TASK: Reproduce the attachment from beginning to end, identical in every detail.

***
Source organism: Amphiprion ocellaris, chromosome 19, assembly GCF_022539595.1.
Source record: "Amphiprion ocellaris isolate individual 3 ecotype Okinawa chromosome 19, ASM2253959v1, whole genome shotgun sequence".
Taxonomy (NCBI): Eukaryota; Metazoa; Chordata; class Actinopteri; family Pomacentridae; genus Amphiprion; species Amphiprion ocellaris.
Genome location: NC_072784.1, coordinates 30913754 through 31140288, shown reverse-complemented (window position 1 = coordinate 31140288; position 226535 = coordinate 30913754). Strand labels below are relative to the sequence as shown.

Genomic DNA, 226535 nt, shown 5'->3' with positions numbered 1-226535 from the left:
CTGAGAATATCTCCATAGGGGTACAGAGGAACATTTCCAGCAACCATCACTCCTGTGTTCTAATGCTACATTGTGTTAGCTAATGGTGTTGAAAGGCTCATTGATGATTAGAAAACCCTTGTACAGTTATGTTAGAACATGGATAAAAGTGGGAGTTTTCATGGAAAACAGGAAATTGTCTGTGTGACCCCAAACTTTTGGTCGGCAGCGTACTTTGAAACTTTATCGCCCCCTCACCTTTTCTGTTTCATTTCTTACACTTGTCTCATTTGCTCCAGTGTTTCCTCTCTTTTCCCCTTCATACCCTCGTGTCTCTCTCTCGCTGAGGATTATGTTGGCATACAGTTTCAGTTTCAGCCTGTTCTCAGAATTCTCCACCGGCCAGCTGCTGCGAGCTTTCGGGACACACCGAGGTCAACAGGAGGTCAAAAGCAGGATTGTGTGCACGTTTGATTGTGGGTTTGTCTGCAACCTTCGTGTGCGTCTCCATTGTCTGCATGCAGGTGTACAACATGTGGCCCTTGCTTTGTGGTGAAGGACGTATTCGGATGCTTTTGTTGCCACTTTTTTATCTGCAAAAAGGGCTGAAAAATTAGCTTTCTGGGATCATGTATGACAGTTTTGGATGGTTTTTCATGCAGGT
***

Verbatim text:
Source organism: Amphiprion ocellaris, chromosome 19, assembly GCF_022539595.1.
Source record: "Amphiprion ocellaris isolate individual 3 ecotype Okinawa chromosome 19, ASM2253959v1, whole genome shotgun sequence".
Taxonomy (NCBI): Eukaryota; Metazoa; Chordata; class Actinopteri; family Pomacentridae; genus Amphiprion; species Amphiprion ocellaris.
Genome location: NC_072784.1, coordinates 30913754 through 31140288, shown reverse-complemented (window position 1 = coordinate 31140288; position 226535 = coordinate 30913754). Strand labels below are relative to the sequence as shown.

Genomic DNA, 226535 nt, shown 5'->3' with positions numbered 1-226535 from the left:
CTGAGAATATCTCCATAGGGGTACAGAGGAACATTTCCAGCAACCATCACTCCTGTGTTCTAATGCTACATTGTGTTAGCTAATGGTGTTGAAAGGCTCATTGATGATTAGAAAACCCTTGTACAGTTATGTTAGAACATGGATAAAAGTGGGAGTTTTCATGGAAAACAGGAAATTGTCTGTGTGACCCCAAACTTTTGGTCGGCAGCGTACTTTGAAACTTTATCGCCCCCTCACCTTTTCTGTTTCATTTCTTACACTTGTCTCATTTGCTCCAGTGTTTCCTCTCTTTTCCCCTTCATACCCTCGTGTCTCTCTCTCGCTGAGGATTATGTTGGCATACAGTTTCAGTTTCAGCCTGTTCTCAGAATTCTCCACCGGCCAGCTGCTGCGAGCTTTCGGGACACACCGAGGTCAACAGGAGGTCAAAAGCAGGATTGTGTGCACGTTTGATTGTGGGTTTGTCTGCAACCTTCGTGTGCGTCTCCATTGTCTGCATGCAGGTGTACAACATGTGGCCCTTGCTTTGTGGTGAAGGACGTATTCGGATGCTTTTGTTGCCACTTTTTTATCTGCAAAAAGGGCTGAAAAATTAGCTTTCTGGGATCATGTATGACAGTTTTGGATGGTTTTTCATGCAGGT